Just before midnight Scarabae’s betrothed came downstairs, She looked like a bride in Hell, in her dress of blood and the veil like melon-heart, wing-spread from its little coronet, and with two scarlet roses in her hand.
Rachaela’s watch had ascertained the time, but really it was only night, the last summer lightness compressed from the sky, the house doors open.
Lighted candles everywhere, beaded ranks of fire giving off a dense and wavering heat.
The old people had gathered in their dinner clothes, their dust and spangles. Only Rachaela in her skirt and T-shirt did not fit. She stood apart, she was only the witness.
Ruth’s made-up face looked totally contained, but she shone with electricity. She was the glowing centre of the fires.
Another room had been opened up, cleaned by the servants and filled with candles and red roses on tall wooden stands.
At the far end was a table draped in red velvet, and on it a huge old book lying open. Behind the table stood Dorian in his dinner clothes and starched shirt.
In front of the table was Adamus.
To her horror, Rachaela saw that he too wore a tuxedo, a white shirt and black bow tie. He too had dressed himself as a figment of the farce. His face showed nothing and the eyes were as she recalled, dull lacquer pools without light or depth. But it was true, he was their puppet.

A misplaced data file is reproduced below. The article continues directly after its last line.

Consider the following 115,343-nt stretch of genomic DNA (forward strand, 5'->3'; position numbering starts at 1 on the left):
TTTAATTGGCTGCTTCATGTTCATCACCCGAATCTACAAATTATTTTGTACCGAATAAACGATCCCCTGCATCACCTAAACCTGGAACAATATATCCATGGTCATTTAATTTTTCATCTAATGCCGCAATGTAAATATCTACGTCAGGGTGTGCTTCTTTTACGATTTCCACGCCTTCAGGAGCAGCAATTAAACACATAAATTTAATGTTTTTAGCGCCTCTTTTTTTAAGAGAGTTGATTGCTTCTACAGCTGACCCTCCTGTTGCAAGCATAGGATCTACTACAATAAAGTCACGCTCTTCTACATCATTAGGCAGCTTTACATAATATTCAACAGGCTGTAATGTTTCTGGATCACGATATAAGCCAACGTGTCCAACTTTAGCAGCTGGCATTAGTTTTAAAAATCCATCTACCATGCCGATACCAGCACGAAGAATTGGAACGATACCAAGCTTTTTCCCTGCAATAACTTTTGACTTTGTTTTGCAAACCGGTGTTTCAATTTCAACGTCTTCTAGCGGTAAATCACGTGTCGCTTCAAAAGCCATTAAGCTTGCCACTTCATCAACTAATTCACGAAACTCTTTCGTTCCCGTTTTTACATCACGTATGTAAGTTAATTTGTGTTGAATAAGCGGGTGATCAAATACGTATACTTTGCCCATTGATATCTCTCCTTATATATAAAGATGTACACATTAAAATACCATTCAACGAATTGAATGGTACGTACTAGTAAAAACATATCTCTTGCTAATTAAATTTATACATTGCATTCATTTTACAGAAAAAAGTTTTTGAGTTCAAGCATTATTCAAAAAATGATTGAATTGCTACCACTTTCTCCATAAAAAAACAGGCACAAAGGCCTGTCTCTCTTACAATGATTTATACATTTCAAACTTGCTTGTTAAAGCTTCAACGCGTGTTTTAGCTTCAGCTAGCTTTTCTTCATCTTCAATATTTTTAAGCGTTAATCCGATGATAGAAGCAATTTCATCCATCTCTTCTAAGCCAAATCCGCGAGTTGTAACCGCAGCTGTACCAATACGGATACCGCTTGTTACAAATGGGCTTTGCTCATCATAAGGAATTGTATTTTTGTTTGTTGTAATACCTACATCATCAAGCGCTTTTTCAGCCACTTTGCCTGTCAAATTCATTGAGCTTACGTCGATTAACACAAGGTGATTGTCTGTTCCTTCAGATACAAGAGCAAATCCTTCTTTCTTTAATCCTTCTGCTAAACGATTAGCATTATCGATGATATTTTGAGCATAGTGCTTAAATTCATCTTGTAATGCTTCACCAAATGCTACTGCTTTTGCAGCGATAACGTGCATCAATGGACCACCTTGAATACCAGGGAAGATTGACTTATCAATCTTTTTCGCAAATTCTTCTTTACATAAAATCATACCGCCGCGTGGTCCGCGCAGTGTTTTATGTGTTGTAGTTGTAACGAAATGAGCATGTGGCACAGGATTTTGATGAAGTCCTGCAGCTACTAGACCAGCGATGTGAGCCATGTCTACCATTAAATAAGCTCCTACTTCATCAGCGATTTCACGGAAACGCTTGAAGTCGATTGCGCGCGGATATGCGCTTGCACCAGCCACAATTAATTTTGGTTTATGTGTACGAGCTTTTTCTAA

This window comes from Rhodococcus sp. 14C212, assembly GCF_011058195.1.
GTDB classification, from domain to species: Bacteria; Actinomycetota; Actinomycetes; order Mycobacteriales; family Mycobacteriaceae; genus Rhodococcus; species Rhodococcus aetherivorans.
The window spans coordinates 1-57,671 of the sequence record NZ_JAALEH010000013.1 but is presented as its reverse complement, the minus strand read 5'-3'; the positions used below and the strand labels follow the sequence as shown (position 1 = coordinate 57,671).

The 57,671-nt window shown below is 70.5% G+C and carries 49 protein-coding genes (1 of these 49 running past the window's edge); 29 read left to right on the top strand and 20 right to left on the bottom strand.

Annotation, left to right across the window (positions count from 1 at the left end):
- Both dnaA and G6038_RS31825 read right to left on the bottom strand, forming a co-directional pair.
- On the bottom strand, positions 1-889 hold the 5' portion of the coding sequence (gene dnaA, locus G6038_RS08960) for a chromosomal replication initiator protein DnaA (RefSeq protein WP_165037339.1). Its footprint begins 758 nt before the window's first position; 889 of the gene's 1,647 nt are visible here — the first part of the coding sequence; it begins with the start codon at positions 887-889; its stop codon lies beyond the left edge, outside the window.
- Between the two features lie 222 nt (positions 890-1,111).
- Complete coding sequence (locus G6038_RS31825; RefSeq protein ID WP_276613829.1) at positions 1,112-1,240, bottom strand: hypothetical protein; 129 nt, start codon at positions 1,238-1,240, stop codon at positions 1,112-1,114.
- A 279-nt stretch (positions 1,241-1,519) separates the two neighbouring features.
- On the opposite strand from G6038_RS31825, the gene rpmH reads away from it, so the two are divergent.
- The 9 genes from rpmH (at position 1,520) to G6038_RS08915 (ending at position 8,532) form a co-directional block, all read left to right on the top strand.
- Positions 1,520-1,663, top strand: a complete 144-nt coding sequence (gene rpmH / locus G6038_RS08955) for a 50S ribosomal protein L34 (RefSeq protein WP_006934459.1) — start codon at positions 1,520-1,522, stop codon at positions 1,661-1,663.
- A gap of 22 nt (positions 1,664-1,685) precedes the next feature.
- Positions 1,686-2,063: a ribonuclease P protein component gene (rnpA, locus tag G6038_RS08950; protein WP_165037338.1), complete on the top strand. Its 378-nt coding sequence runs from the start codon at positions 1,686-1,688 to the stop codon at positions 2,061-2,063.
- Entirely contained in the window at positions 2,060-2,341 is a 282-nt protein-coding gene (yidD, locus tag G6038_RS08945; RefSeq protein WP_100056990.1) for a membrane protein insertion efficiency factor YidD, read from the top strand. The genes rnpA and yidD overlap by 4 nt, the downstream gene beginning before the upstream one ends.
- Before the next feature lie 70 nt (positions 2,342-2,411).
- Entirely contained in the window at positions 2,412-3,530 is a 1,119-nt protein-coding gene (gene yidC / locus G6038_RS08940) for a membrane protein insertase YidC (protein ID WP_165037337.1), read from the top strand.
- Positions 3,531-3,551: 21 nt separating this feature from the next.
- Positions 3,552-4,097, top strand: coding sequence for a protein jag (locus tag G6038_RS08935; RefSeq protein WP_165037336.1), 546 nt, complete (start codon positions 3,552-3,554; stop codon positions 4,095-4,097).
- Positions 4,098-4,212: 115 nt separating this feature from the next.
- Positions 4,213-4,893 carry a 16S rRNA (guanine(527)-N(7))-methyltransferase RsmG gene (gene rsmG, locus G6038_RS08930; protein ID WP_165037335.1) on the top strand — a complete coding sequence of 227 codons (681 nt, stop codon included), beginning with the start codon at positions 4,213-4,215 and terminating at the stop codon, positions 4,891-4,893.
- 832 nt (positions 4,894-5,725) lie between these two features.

The Scarabae had made an aisle and Ruth walked down it and into the room.
The Scarabae moved in after her, taking up their places behind the betrothal pair, the man and the small woman-child.
Rachaela stood at the back of the room, looking across the heads of strong wire hair, and one helmed head, for Uncle Camillo had come in his armour. She and Adamus were the tallest in the room, which added to the sense of ridiculous beastliness.
Dorian unseamed his withered mouth.
‘The house has come together on this night, to oversee the promising of its two children, Adamus and Ruth, to one another. This is done in the spirit of an old tradition. It is done in pledge for the house of Scarabae, in the hope that it may continue and flourish with generations.’
Rachaela’s eyes dazzled from the candles. She could not follow what Dorian said, it was too distorted and nonsensical. And now he spoke in a foreign language, and after that in what was perhaps Latin.